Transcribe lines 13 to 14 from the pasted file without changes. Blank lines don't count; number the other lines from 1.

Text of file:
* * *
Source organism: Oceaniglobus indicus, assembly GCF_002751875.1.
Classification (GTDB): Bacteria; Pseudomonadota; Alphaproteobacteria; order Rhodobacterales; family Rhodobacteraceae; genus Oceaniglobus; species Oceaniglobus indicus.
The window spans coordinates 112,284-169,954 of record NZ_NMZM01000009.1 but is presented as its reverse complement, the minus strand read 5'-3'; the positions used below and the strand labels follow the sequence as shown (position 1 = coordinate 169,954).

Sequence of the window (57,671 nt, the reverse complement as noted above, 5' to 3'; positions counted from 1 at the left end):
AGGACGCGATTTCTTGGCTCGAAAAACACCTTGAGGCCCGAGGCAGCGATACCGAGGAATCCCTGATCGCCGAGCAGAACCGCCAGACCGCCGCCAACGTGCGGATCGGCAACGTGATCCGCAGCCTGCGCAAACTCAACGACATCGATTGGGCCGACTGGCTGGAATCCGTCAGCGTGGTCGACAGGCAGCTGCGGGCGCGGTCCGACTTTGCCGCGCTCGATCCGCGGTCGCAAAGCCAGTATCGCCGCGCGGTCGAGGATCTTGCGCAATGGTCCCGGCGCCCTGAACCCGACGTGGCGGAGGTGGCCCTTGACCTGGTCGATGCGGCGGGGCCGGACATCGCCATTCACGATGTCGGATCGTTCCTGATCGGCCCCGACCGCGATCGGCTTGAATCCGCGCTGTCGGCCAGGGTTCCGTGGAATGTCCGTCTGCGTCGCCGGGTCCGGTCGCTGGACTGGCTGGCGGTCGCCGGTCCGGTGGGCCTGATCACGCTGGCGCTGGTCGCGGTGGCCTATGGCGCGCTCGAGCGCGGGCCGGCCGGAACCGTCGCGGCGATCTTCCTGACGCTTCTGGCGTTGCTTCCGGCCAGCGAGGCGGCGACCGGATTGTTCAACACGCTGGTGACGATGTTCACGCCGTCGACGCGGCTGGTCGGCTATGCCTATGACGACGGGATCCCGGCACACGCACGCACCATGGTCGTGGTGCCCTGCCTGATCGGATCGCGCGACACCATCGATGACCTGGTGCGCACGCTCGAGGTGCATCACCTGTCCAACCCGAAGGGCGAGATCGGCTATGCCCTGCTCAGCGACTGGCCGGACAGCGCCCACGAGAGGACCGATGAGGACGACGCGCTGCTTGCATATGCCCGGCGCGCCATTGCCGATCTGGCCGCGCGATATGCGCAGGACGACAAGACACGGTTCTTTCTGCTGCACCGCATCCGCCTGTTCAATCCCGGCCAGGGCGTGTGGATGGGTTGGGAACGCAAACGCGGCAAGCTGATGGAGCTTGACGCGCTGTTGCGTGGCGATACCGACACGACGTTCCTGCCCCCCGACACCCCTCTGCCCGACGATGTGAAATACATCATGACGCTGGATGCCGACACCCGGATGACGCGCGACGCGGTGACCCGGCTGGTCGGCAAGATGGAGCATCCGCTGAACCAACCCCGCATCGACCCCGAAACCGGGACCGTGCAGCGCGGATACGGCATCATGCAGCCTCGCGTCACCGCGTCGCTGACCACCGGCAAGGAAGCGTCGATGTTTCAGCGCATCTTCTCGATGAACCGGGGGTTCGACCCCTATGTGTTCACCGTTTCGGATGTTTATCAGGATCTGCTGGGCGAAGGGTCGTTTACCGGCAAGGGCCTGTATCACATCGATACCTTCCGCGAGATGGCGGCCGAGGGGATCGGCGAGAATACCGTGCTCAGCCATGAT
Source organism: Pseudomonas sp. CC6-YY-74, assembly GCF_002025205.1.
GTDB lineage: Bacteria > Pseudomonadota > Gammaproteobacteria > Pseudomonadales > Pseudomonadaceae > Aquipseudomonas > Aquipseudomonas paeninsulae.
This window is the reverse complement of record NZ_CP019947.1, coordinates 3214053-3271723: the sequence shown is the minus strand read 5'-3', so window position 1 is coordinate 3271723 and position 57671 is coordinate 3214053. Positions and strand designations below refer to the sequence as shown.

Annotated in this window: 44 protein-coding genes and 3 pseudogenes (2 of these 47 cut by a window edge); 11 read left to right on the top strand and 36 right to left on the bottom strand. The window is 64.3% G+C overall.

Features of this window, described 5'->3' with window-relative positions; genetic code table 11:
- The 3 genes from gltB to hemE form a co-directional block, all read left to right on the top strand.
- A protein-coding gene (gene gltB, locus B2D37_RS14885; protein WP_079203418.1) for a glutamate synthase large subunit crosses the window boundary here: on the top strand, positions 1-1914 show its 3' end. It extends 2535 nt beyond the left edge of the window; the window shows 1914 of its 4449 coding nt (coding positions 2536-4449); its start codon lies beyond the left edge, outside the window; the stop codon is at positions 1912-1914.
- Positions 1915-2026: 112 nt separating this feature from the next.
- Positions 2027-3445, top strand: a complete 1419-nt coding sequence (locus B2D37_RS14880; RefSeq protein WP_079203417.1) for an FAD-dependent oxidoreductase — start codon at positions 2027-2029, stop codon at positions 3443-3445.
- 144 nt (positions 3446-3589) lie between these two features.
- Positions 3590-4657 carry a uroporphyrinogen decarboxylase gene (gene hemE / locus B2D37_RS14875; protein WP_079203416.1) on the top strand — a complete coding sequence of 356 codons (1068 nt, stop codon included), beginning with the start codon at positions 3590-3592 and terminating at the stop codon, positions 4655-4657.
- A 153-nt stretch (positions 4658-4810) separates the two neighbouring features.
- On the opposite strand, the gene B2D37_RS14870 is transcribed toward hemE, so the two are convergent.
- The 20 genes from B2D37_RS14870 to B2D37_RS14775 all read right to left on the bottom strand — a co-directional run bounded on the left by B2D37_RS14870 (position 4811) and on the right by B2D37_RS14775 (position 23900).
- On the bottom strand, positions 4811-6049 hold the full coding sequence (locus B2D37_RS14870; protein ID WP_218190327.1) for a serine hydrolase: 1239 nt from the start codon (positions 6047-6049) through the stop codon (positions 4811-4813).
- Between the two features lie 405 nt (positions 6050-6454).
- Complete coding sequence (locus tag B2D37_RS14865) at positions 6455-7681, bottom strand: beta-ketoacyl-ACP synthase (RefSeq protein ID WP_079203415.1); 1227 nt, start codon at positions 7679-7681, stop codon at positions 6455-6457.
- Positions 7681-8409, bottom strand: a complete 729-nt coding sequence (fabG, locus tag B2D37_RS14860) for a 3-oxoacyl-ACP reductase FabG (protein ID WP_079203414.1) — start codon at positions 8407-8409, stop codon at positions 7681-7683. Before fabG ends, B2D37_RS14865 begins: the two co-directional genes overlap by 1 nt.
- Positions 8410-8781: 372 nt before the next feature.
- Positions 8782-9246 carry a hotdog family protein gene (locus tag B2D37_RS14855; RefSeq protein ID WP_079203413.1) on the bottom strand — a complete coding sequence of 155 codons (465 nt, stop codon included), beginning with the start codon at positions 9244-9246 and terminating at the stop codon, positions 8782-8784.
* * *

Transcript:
- Positions 1915-2026: 112 nt separating this feature from the next.
- Positions 2027-3445, top strand: a complete 1419-nt coding sequence (locus B2D37_RS14880; RefSeq protein WP_079203417.1) for an FAD-dependent oxidoreductase — start codon at positions 2027-2029, stop codon at positions 3443-3445.